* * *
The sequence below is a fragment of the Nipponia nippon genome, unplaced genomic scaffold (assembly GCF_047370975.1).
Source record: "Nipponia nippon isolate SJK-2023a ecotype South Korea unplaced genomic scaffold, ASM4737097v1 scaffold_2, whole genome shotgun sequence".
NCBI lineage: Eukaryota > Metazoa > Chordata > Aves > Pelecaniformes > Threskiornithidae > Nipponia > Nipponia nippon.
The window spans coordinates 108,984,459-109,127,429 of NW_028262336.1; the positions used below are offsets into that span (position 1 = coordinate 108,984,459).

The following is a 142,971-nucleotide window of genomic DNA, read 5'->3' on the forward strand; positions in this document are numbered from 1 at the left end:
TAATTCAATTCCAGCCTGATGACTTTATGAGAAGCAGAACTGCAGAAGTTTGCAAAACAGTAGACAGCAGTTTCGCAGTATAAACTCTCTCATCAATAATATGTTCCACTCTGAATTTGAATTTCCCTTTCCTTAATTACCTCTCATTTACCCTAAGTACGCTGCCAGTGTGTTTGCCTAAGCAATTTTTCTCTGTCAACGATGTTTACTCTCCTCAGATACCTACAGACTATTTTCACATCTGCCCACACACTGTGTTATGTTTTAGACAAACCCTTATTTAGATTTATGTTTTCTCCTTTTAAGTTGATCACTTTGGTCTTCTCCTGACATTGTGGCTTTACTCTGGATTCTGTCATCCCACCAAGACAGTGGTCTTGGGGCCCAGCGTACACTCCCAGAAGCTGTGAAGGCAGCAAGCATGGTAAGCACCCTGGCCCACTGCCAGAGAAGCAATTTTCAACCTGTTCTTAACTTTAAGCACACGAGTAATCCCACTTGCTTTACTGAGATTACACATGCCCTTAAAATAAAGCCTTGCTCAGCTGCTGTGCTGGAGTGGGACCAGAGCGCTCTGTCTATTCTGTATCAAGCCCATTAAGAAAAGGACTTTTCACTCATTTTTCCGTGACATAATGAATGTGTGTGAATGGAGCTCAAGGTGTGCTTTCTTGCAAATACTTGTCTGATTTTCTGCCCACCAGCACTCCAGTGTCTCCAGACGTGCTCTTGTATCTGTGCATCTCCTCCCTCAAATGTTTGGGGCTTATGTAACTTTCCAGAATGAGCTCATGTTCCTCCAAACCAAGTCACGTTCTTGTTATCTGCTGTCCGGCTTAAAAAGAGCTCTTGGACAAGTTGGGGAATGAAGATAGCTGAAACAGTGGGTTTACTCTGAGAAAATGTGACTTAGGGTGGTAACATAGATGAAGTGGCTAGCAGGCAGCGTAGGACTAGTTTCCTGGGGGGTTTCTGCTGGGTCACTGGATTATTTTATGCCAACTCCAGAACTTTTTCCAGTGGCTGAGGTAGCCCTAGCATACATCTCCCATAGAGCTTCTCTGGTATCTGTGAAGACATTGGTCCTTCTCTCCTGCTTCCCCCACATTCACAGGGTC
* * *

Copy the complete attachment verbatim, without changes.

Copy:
The sequence below is a fragment of the Nipponia nippon genome, unplaced genomic scaffold (assembly GCF_047370975.1).
Source record: "Nipponia nippon isolate SJK-2023a ecotype South Korea unplaced genomic scaffold, ASM4737097v1 scaffold_2, whole genome shotgun sequence".
NCBI lineage: Eukaryota > Metazoa > Chordata > Aves > Pelecaniformes > Threskiornithidae > Nipponia > Nipponia nippon.
The window spans coordinates 108,984,459-109,127,429 of NW_028262336.1; the positions used below are offsets into that span (position 1 = coordinate 108,984,459).

The following is a 142,971-nucleotide window of genomic DNA, read 5'->3' on the forward strand; positions in this document are numbered from 1 at the left end:
TAATTCAATTCCAGCCTGATGACTTTATGAGAAGCAGAACTGCAGAAGTTTGCAAAACAGTAGACAGCAGTTTCGCAGTATAAACTCTCTCATCAATAATATGTTCCACTCTGAATTTGAATTTCCCTTTCCTTAATTACCTCTCATTTACCCTAAGTACGCTGCCAGTGTGTTTGCCTAAGCAATTTTTCTCTGTCAACGATGTTTACTCTCCTCAGATACCTACAGACTATTTTCACATCTGCCCACACACTGTGTTATGTTTTAGACAAACCCTTATTTAGATTTATGTTTTCTCCTTTTAAGTTGATCACTTTGGTCTTCTCCTGACATTGTGGCTTTACTCTGGATTCTGTCATCCCACCAAGACAGTGGTCTTGGGGCCCAGCGTACACTCCCAGAAGCTGTGAAGGCAGCAAGCATGGTAAGCACCCTGGCCCACTGCCAGAGAAGCAATTTTCAACCTGTTCTTAACTTTAAGCACACGAGTAATCCCACTTGCTTTACTGAGATTACACATGCCCTTAAAATAAAGCCTTGCTCAGCTGCTGTGCTGGAGTGGGACCAGAGCGCTCTGTCTATTCTGTATCAAGCCCATTAAGAAAAGGACTTTTCACTCATTTTTCCGTGACATAATGAATGTGTGTGAATGGAGCTCAAGGTGTGCTTTCTTGCAAATACTTGTCTGATTTTCTGCCCACCAGCACTCCAGTGTCTCCAGACGTGCTCTTGTATCTGTGCATCTCCTCCCTCAAATGTTTGGGGCTTATGTAACTTTCCAGAATGAGCTCATGTTCCTCCAAACCAAGTCACGTTCTTGTTATCTGCTGTCCGGCTTAAAAAGAGCTCTTGGACAAGTTGGGGAATGAAGATAGCTGAAACAGTGGGTTTACTCTGAGAAAATGTGACTTAGGGTGGTAACATAGATGAAGTGGCTAGCAGGCAGCGTAGGACTAGTTTCCTGGGGGGTTTCTGCTGGGTCACTGGATTATTTTATGCCAACTCCAGAACTTTTTCCAGTGGCTGAGGTAGCCCTAGCATACATCTCCCATAGAGCTTCTCTGGTATCTGTGAAGACATTGGTCCTTCTCTCCTGCTTCCCCCACATTCACAGGGTC